But there’s no hope really. No. Iowa is just the first stop on a train ride of despair.

Many have rightly criticized a system that anoints Iowa and New Hampshire as the states that propel candidates toward the White House. The media will push the winners forward for all to approve, despite their flaws. Bill Clinton even proved exceeding expectations in Iowa (where he actually finished third after the first inklings of his problems with extramarital affairs) was enough to dub himself “the comeback kid.” And his campaign repeated the slogan when he came in second in New Hampshire, again exceeding media expectations. Everyone knows what happened after that.

This year, Nevada is also holding a primary earlier than usual, to be included in the first round of decision-making states, and South Carolina also remains an early key. After that comes the rush of other states. Super Tuesday. Super-Duper Tuesday.

It’s all Super Dumb.

But the media will tell you otherwise. E.J. Dionne tells us it's alright to forget issues and just use the media to decide about character. Eugene Robinson will admit the media don’t really care about issues and revel in the horse race aspects of campaigning, so bring it on ever earlier. And Michael Kinsley will tell you despite the mess we face, experience in government (and many of the candidates lack that) doesn't matter.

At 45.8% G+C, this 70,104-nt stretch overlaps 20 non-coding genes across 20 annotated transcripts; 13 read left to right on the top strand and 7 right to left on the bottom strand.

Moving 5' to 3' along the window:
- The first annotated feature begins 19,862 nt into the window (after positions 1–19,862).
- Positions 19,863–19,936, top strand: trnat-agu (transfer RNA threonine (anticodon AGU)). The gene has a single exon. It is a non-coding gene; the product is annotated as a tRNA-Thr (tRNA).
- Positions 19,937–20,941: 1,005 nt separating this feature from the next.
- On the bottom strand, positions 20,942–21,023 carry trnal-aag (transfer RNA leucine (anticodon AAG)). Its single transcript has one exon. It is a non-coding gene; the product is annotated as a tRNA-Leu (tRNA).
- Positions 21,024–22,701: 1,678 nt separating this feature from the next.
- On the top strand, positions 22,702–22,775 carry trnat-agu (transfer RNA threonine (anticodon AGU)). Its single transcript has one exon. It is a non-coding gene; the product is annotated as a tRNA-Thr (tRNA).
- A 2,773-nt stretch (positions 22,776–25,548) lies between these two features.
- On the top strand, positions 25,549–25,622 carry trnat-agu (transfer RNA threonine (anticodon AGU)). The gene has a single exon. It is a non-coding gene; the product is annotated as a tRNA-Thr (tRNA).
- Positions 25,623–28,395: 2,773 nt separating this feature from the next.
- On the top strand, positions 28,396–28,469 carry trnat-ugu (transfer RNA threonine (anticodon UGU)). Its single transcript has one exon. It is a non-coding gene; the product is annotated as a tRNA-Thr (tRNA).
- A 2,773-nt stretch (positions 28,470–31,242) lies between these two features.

It’s all a media smokescreen.

The Emporer (or Empress) has no clothes. This system actually disenfranchises voters, which is part of the rush of states to move their primaries up on the calendar ever earlier. Why has no leader in either party come forward to stop this unseemly insanity? Of course, the nation is so sick of the current incompetent in the White House, everyone, the Republicans included, are falling over themselves to see who will come next. But choosing candidates won’t make that lying bumbler leave any quicker. And who says we need to have candidates selected by March so we have to endure seven months of their bickering?